Addressing the U.N. General Assembly, Israeli Prime Minister Benjamin Netanyahu warned against working with the Iranian government and launched an attack on Iran's new President Hassan Rouhani. Netanyahu called Rouhani a "wolf in sheep's clothing" saying his recent "charm offensive" with Western leaders is a "ruse and a ploy" to "fool the world" while Iran continues toward nuclear armament. He maintained that Israel would not permit Iran to develop nuclear weapons, even if it meant taking unilateral military action. He also accused Tehran of supporting terrorist attacks and fostering insecurity in other countries in the Middle East. Iran denounced Netanyahu's claims as "extremely inflammatory" and insisted it has no intentions of developing nuclear arms. Additionally, Iran said it would retaliate against any military strike. The Israeli prime minister's comments came a day after he met with U.S. President Barack Obama who reassured him that, if necessary, the United States would use force to prevent a nuclear-armed Iran.
International chemical weapons inspectors have begun their work aimed at dismantling Syria's chemical arsenal Wednesday. Meanwhile, fierce clashes have continued for a third day in the Damascus neighborhood of Barzeh between government forces and al Qaeda linked fighters. The flow of foreign extremists into Syria is rising, and jihadist fighters are playing an increasing role in the Syrian conflict. While the fighting is still dominated by Syrians, foreigners have been assuming a variety of roles such as monitoring checkpoints, serving as battlefield commanders, and establishing de facto governments. According to analysts and local residents, foreign fighters are mainly from Saudi Arabia, Tunisia, and Libya, but they have also seen Chechens, Kuwaitis, Jordanians, Iraqis, and Emiratis. Al Qaeda affiliate the Islamic State of Iraq and al-Sham (ISIS) has become the leading force for foreign fighters in Syria. While at first welcomed as a powerful ally, ISIS is increasingly pursuing its own agenda and clashing with other rebel factions.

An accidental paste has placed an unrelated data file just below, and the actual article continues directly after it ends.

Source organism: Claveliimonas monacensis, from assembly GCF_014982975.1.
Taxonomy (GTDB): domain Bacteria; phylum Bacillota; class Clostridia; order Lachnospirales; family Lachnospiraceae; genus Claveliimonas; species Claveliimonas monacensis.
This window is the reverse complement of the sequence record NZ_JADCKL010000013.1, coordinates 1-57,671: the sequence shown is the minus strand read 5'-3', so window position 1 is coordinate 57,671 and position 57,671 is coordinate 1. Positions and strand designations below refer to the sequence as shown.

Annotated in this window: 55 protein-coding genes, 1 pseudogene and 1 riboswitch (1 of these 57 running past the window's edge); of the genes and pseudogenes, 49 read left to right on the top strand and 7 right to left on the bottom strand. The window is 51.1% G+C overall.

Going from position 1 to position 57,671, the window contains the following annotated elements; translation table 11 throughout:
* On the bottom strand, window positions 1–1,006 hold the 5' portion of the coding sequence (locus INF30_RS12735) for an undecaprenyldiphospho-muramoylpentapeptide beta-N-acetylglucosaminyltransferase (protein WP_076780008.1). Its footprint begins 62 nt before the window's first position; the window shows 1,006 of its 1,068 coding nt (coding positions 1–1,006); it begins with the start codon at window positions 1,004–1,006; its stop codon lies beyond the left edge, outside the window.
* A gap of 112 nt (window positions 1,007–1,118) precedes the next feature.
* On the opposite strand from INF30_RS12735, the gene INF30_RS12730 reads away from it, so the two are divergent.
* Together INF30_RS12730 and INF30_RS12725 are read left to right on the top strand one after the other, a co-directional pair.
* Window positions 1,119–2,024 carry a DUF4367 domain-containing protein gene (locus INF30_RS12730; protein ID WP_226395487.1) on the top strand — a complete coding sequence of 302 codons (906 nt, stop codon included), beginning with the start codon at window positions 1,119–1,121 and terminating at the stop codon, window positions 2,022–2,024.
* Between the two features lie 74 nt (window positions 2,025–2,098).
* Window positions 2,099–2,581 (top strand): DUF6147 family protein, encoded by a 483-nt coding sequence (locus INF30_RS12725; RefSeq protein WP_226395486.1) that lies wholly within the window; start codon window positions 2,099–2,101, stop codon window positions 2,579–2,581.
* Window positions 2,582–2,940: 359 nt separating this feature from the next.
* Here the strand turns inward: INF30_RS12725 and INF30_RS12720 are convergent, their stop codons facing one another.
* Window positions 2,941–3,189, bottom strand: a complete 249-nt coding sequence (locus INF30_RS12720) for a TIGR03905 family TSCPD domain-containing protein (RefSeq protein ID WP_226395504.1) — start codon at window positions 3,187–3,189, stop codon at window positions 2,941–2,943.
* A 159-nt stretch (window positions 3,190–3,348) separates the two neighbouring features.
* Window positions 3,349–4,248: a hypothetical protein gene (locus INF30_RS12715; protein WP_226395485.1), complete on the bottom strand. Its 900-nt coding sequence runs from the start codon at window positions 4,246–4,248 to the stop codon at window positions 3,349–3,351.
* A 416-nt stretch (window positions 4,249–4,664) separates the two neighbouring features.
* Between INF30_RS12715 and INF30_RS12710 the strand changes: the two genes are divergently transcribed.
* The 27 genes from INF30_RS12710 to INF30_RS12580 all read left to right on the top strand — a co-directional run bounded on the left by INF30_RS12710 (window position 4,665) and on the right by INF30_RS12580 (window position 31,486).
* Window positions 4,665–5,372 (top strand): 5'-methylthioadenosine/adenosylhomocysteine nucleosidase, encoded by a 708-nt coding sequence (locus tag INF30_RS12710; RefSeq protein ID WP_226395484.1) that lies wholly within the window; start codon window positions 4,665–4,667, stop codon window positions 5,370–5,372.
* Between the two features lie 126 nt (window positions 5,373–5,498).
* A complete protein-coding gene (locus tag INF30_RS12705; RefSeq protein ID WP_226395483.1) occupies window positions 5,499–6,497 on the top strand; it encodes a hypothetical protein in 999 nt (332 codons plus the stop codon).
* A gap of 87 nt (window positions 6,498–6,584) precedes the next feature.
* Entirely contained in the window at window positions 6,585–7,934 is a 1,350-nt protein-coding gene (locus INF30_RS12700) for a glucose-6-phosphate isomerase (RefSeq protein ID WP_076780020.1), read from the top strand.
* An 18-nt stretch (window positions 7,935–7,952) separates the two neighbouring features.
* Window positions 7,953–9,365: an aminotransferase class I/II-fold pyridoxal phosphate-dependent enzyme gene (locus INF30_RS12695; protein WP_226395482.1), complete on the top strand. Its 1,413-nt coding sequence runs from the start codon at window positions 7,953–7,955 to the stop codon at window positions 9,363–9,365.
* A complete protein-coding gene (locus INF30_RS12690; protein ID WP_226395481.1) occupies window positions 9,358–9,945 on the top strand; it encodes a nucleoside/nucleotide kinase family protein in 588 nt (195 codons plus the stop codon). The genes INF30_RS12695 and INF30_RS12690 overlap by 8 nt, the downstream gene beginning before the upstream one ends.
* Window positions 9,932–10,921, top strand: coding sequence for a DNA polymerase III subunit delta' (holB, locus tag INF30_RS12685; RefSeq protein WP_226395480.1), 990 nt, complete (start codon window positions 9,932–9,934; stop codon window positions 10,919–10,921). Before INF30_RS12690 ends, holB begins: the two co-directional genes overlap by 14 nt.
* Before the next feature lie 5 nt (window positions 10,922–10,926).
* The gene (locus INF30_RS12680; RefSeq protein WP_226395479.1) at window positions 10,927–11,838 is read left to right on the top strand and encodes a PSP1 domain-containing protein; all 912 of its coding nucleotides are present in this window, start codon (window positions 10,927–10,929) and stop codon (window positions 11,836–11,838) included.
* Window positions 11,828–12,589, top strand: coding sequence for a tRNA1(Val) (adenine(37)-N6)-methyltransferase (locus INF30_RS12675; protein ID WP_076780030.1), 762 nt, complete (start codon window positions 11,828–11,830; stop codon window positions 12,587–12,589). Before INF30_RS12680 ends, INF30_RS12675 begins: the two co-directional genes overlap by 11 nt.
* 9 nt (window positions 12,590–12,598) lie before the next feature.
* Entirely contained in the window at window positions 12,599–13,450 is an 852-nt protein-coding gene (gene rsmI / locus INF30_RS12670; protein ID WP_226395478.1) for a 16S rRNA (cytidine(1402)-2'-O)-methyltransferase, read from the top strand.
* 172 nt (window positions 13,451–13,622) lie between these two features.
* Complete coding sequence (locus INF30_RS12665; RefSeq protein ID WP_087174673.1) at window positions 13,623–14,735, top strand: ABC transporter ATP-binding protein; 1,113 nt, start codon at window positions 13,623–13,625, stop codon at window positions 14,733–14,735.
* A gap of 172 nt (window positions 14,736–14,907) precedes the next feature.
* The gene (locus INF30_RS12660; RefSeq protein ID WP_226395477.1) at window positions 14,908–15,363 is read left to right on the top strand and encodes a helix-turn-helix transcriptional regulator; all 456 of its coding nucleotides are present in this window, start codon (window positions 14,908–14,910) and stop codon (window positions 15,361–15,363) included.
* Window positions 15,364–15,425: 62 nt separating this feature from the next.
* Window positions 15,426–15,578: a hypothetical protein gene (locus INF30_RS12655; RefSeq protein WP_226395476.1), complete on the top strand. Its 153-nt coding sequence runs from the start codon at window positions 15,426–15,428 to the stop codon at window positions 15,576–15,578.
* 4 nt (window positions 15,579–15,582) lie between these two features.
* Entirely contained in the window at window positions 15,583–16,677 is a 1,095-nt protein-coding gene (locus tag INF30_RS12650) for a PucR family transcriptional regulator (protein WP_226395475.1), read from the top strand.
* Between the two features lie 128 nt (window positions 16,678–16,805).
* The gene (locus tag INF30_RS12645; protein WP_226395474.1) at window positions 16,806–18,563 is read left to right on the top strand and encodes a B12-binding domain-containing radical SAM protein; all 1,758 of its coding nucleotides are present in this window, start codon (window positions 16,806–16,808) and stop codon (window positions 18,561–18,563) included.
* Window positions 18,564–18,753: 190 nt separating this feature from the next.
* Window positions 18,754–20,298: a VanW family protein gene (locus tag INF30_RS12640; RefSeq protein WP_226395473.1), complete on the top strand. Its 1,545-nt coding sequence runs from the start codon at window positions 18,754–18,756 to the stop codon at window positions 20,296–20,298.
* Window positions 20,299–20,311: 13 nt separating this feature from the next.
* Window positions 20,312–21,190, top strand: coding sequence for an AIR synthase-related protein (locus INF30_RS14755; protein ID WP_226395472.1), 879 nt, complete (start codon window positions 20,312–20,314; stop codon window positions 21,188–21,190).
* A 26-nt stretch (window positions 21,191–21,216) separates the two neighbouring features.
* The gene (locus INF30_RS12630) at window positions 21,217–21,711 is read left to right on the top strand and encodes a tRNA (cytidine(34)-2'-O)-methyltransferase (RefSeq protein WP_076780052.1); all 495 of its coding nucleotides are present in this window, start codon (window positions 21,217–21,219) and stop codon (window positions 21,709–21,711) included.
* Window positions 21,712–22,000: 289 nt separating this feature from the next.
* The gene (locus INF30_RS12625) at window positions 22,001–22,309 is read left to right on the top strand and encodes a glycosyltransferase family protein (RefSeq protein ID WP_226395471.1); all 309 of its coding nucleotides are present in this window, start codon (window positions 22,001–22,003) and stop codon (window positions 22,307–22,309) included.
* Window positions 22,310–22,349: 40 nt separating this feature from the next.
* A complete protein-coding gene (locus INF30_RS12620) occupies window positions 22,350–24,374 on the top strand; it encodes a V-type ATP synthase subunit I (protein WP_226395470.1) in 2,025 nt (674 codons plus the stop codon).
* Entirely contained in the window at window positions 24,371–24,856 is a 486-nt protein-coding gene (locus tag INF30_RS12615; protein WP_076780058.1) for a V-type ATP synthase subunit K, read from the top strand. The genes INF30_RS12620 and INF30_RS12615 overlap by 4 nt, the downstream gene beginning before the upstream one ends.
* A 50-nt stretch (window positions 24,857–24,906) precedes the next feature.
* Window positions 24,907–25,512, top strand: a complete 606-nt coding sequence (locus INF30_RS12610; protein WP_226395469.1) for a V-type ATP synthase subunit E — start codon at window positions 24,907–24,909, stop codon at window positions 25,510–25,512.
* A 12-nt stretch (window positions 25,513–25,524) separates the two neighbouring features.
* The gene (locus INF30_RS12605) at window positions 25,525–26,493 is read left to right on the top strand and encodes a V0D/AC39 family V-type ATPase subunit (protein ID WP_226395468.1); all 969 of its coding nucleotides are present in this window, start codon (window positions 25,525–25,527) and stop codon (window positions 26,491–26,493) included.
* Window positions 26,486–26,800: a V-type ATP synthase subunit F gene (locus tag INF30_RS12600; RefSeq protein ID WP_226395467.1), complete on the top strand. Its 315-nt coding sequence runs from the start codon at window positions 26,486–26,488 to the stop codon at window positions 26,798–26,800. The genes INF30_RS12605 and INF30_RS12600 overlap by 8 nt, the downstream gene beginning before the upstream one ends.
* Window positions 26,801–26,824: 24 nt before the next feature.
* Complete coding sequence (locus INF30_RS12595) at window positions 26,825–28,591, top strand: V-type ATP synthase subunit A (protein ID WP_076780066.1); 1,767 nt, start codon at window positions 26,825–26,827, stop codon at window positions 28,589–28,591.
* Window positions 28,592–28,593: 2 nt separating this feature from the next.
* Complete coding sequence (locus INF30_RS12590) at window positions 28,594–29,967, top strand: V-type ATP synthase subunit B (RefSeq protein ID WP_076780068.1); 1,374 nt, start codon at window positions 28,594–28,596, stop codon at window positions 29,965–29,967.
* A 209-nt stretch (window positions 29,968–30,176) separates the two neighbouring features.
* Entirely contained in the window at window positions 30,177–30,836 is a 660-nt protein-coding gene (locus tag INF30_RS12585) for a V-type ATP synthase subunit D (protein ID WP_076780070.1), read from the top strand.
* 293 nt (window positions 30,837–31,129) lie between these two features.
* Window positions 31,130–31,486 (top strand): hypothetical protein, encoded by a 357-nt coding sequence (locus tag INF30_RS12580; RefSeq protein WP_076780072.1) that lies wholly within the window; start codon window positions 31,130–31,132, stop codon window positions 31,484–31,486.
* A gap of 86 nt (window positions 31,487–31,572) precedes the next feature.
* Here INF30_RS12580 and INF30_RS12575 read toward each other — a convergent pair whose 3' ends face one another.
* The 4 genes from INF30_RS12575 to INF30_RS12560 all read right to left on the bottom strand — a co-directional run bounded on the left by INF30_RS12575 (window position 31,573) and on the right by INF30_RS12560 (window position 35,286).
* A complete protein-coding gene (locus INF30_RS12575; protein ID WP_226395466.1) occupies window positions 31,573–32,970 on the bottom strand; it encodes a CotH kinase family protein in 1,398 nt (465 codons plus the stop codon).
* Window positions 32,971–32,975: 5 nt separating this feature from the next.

- Nearly 1,000 people were killed in Iraq in September in a surge of violence that is raising concerns of a return to a sectarian civil war.
- Iran's parliament has strongly endorsed President Rouhani's diplomatic outreach at the U.N., meanwhile talks between Iran and the IAEA, while "constructive," appeared to make little progress.
- The U.N. has released a report after finding "widespread" torture and ill treatment in Libyan jails.
- Iraq's electoral commission has announced the Kurdistan Democratic Party has come out on top after parliamentary elections in the autonomous Kurdish region with the opposition Goran party taking second place.
- The Bahraini government has convicted some of the 50 people jailed Sunday, under accusations of working to overthrow the government and spying for foreign states.
Arguments and Analysis
'Not My Brotherhood's Keeper: The Fallacy of Crushing Egypt's Chief Islamist Group' (Amro Ali, The Atlantic Council)
"There is little doubt that laws need to be passed to prevent the misuse of mosques for political campaigning and sectarian incitement. The Brotherhood needs to be legally obliged to become transparent with its activities, and importantly, pushed into a state of self-reflection. Banning the organization pushes its members further back into their traditional comfort zone in which they thrive - victimhood and opposition.
As highly problematic as the organization is, the Brotherhood is not the by-product of a foreign plot, rather it is a by-product of Egypt's social forces and needs to be reintegrated into a system of transitional justice and national reconciliation. Targeting the Brotherhood's social support networks - healthcare, education, and welfare services - will have a crippling effect on the rural poor. The state is too incompetent to fill the void. Former regime loyalists and revolutionary forces struggle to run an effective political campaign in these areas, let alone service their basic needs."
'A critical time in U.S.-Israel relations' (Rami Khouri, The Daily Star)
"The Israeli prime minister presumably understands that he is dealing with an American president who enjoys a much stronger hand than was the case when these two men disagreed several times during recent years. The American public also seems in no mood to have a foreign zealot manipulate the domestic American political system at a time when that system is in serious disarray over the dysfunctional relationship between the president and Congress.
This is a rare moment when the issue at hand is not only the fate of Iranian nuclear technology or the strategic interests of the United States. We are perhaps witnessing in the coming months a recalibration of power relationships between the U.S. and Israel, with Washington pursuing policies in the Middle East that are determined by the national interest of the U.S., rather than by the dictates and fears of Israel and its apologists in Washington.
That would be the kind of birth of a new Middle East that should be welcomed by all, including Israelis."
--Mary Casey & Joshua Haber
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